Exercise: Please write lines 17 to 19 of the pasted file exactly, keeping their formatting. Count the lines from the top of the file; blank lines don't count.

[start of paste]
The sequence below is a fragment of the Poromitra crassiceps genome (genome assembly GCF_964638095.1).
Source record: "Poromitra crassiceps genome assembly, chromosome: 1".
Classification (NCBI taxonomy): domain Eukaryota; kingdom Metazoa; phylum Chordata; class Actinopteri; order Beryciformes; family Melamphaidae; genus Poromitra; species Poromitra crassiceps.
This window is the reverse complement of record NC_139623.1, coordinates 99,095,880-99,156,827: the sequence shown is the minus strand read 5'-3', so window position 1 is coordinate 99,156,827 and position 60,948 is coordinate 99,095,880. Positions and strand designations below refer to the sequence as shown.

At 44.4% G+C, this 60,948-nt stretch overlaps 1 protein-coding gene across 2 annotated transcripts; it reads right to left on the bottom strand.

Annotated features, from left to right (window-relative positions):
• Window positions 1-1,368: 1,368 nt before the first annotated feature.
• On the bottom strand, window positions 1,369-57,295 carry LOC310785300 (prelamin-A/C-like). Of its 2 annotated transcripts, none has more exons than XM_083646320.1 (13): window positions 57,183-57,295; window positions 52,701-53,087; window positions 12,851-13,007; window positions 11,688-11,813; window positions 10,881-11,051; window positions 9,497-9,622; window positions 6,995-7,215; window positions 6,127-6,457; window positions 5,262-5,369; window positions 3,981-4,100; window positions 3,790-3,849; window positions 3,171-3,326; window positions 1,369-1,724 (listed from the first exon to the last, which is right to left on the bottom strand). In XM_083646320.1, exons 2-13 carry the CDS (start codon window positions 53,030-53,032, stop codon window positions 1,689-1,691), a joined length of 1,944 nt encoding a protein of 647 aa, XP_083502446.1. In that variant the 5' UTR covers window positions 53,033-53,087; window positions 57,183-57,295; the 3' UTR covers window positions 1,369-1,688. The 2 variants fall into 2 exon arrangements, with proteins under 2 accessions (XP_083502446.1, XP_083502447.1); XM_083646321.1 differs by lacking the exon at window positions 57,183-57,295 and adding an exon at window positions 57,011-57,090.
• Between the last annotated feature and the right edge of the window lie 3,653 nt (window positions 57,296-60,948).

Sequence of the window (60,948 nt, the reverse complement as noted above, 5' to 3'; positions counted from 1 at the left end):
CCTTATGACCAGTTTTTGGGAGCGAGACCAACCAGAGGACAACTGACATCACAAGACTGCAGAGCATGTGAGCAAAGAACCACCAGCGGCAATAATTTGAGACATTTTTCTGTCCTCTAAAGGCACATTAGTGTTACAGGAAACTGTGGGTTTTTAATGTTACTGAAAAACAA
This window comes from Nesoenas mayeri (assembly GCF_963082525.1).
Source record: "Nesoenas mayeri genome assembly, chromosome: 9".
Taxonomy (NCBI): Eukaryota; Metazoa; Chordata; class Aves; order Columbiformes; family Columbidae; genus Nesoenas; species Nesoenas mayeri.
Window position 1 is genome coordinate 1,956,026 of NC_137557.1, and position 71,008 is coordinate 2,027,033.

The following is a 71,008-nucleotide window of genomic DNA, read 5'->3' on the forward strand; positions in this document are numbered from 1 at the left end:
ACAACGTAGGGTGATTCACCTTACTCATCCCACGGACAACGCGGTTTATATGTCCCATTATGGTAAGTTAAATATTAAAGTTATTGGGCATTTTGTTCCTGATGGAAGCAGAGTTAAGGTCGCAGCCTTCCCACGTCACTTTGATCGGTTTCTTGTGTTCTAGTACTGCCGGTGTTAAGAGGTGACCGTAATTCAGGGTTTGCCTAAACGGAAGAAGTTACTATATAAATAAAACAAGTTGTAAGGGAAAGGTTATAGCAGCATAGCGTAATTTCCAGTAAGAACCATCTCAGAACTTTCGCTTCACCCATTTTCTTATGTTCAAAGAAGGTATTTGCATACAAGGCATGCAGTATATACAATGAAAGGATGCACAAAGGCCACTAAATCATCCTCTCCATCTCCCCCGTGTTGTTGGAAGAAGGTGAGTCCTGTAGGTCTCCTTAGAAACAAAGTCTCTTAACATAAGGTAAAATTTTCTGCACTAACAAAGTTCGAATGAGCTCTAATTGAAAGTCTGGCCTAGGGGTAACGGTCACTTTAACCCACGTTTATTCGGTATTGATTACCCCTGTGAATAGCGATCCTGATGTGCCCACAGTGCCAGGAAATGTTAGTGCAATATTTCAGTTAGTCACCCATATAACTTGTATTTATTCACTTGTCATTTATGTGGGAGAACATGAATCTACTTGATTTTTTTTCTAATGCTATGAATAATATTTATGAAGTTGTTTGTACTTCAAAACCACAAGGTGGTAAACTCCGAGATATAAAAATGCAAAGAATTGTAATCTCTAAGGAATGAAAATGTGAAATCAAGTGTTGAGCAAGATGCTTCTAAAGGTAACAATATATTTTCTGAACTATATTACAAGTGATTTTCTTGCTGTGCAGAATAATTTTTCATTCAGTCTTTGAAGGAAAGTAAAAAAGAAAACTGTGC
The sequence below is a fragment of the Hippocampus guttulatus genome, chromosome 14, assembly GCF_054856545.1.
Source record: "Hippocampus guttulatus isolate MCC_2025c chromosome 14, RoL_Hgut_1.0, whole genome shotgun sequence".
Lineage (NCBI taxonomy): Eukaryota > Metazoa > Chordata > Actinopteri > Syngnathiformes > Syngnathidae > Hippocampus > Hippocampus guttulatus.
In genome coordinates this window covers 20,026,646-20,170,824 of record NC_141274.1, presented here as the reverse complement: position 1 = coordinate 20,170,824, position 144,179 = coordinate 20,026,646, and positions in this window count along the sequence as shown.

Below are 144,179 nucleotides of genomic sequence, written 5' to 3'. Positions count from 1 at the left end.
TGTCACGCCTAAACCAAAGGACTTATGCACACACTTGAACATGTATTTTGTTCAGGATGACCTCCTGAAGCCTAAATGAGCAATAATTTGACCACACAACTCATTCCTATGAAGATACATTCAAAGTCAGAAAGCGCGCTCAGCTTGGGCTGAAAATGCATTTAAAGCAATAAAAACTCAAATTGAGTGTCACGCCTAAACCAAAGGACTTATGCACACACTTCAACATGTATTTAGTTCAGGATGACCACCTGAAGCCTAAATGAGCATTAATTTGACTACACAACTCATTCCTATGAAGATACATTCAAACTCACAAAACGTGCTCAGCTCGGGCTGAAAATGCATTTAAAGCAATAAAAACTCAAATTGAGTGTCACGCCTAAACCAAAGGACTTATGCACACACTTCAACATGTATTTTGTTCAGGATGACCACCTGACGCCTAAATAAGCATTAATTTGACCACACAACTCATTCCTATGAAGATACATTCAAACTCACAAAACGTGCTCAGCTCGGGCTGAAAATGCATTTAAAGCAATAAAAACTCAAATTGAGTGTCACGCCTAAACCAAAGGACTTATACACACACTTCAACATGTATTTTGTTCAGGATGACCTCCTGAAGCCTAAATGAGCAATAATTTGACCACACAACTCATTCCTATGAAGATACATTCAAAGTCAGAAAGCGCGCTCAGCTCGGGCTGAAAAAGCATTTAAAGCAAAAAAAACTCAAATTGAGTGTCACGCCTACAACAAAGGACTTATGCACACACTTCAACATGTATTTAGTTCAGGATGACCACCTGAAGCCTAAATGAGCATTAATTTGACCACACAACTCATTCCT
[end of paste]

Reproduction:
ACAACGTAGGGTGATTCACCTTACTCATCCCACGGACAACGCGGTTTATATGTCCCATTATGGTAAGTTAAATATTAAAGTTATTGGGCATTTTGTTCCTGATGGAAGCAGAGTTAAGGTCGCAGCCTTCCCACGTCACTTTGATCGGTTTCTTGTGTTCTAGTACTGCCGGTGTTAAGAGGTGACCGTAATTCAGGGTTTGCCTAAACGGAAGAAGTTACTATATAAATAAAACAAGTTGTAAGGGAAAGGTTATAGCAGCATAGCGTAATTTCCAGTAAGAACCATCTCAGAACTTTCGCTTCACCCATTTTCTTATGTTCAAAGAAGGTATTTGCATACAAGGCATGCAGTATATACAATGAAAGGATGCACAAAGGCCACTAAATCATCCTCTCCATCTCCCCCGTGTTGTTGGAAGAAGGTGAGTCCTGTAGGTCTCCTTAGAAACAAAGTCTCTTAACATAAGGTAAAATTTTCTGCACTAACAAAGTTCGAATGAGCTCTAATTGAAAGTCTGGCCTAGGGGTAACGGTCACTTTAACCCACGTTTATTCGGTATTGATTACCCCTGTGAATAGCGATCCTGATGTGCCCACAGTGCCAGGAAATGTTAGTGCAATATTTCAGTTAGTCACCCATATAACTTGTATTTATTCACTTGTCATTTATGTGGGAGAACATGAATCTACTTGATTTTTTTTCTAATGCTATGAATAATATTTATGAAGTTGTTTGTACTTCAAAACCACAAGGTGGTAAACTCCGAGATATAAAAATGCAAAGAATTGTAATCTCTAAGGAATGAAAATGTGAAATCAAGTGTTGAGCAAGATGCTTCTAAAGGTAACAATATATTTTCTGAACTATATTACAAGTGATTTTCTTGCTGTGCAGAATAATTTTTCATTCAGTCTTTGAAGGAAAGTAAAAAAGAAAACTGTGC
The sequence below is a fragment of the Hippocampus guttulatus genome, chromosome 14, assembly GCF_054856545.1.
Source record: "Hippocampus guttulatus isolate MCC_2025c chromosome 14, RoL_Hgut_1.0, whole genome shotgun sequence".